Even though marrying branded and editorial content is hardly a new concept, the battle over native advertising, which closely mimics surrounding editorial content, continues to cause agita in the ad world. Marketers and publishers are portraying native advertising as either a deal-with-the-devil dumpster dive or a seamless content bonus for readers.
The American Society of Magazine Editors recently weighed in on the issue by updating its guidelines for editors and publishers for the first time since 2011. It now suggests that magazines include the term “sponsored content” to make advertising more conspicuous, and encourages prominently posting a statement or “what’s this?” link above each post, in order to explain the origins of the article. Thus far, publishers that have posted sponsored posts have more or less set their own standards. Forbes, for example, runs posts from paying advertisers that mimic the look and feel of unsponsored content, but all feature a “BrandVoice” label above the marketer’s logo along with the text “Connecting marketers to the Forbes audience,” and it also puts a finer point on things by adding a “what is this?” link that takes readers to a more detailed explanation. Even these multiple measures are not enough for the ASME, which pooh poohs using fonts and graphics that resemble those used for editorial content, and suggests visual separation as well. They aren’t the only ones weighing in. The Federal Trade Commission, Interactive Advertising Bureau, and other bodies are also expected to convene on the issue, and it remains to be seen whether universal standards will be set and what the repercussions might be for any violations.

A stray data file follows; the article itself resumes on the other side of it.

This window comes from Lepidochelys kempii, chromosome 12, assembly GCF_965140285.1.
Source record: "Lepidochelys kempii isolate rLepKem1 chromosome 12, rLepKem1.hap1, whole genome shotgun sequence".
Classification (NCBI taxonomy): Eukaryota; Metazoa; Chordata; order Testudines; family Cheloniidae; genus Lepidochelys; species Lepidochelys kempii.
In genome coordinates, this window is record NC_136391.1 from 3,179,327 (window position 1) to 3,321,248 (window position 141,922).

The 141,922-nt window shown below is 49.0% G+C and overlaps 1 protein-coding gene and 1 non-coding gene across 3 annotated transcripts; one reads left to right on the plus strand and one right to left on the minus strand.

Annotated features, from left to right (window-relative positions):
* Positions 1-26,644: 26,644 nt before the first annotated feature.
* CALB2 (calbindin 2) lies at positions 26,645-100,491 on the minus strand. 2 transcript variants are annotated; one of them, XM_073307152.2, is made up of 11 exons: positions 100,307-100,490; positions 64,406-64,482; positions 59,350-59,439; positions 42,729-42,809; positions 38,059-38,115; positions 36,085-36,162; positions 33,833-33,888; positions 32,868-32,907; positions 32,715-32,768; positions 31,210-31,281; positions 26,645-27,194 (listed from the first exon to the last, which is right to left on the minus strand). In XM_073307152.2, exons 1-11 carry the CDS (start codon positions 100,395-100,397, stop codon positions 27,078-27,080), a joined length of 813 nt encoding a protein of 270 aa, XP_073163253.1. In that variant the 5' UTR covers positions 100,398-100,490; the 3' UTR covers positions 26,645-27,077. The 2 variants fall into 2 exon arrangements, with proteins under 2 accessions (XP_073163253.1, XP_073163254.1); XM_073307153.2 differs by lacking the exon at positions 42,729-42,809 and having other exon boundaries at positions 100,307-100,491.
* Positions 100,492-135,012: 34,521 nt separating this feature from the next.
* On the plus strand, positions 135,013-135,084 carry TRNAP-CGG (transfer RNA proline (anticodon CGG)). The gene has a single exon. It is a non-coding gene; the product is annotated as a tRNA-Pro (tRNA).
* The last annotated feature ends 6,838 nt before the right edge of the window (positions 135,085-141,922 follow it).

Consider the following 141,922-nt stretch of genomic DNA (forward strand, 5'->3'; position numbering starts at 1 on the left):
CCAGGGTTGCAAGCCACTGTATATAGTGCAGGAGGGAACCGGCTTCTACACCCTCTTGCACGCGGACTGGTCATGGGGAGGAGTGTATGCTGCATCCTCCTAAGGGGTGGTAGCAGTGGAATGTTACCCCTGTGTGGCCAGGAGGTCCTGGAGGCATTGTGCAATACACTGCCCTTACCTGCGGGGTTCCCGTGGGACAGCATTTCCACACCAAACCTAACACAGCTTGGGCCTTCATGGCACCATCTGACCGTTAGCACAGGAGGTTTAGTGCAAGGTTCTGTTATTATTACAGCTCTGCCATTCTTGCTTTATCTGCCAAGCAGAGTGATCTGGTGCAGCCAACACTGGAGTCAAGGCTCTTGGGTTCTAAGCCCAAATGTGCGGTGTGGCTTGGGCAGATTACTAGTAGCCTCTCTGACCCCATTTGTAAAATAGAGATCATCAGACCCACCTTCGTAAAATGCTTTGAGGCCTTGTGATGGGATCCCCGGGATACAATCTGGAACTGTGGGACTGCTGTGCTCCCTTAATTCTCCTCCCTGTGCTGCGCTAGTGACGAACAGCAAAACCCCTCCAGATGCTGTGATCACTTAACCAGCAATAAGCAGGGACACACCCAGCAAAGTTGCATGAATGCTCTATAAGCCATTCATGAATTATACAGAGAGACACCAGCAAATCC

Retailers have a stake in this as well, of course. After all, they are also brand marketers and arguably have more to lose, particularly as they accelerate their content marketing efforts across multiple mediums. Irate subscribers who feel as though their trust has been violated are one thing, but attempting to avert a steamrolling consumer backlash is quite another. In a recent interview, Macy’s Group Vice President of Digital/New Media & Multicultural Marketing, Jennifer Kasper, shared Macy’s belief that consumers are sophisticated enough to know when they are being marketed to, and affirmed the retailer’s interest in exploring new native advertising opportunities. Kasper cited a recent Macy’s campaign produced in partnership with StyleHaul as one type of content model that will be part of its “arsenal” going forward. StyleHaul is one of many companies that have recently launched production houses, and its StyleHaul Studios will develop professionally-produced YouTube videos for marketers (the rash of start-ups, studios, agencies, and others that are pushing into custom content is a robust topic in and of itself).
For now, sponsored content is a light at the end of a very dark tunnel for publishers as print profits plunge, and an option that marketers are all but demanding. eMarketer predicts that marketers will spend as much as $3.1 billion on sponsored content in 2017, up from a projected $1.9 billion this year.
Will retailers join the party or sit on the sidelines?